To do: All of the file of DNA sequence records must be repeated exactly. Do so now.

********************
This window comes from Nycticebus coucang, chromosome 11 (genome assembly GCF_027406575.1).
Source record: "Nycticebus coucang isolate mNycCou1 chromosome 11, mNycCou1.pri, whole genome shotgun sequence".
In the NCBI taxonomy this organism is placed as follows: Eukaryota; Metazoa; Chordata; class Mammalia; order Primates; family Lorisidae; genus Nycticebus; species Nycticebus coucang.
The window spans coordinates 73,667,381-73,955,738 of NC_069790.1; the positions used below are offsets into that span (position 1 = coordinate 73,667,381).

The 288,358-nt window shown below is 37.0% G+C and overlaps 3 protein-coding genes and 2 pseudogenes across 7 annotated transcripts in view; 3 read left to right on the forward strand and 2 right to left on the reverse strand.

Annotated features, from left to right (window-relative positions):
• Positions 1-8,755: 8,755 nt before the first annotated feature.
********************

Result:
This window comes from Nycticebus coucang, chromosome 11 (genome assembly GCF_027406575.1).
Source record: "Nycticebus coucang isolate mNycCou1 chromosome 11, mNycCou1.pri, whole genome shotgun sequence".
In the NCBI taxonomy this organism is placed as follows: Eukaryota; Metazoa; Chordata; class Mammalia; order Primates; family Lorisidae; genus Nycticebus; species Nycticebus coucang.
The window spans coordinates 73,667,381-73,955,738 of NC_069790.1; the positions used below are offsets into that span (position 1 = coordinate 73,667,381).

The 288,358-nt window shown below is 37.0% G+C and overlaps 3 protein-coding genes and 2 pseudogenes across 7 annotated transcripts in view; 3 read left to right on the forward strand and 2 right to left on the reverse strand.

Annotated features, from left to right (window-relative positions):
• Positions 1-8,755: 8,755 nt before the first annotated feature.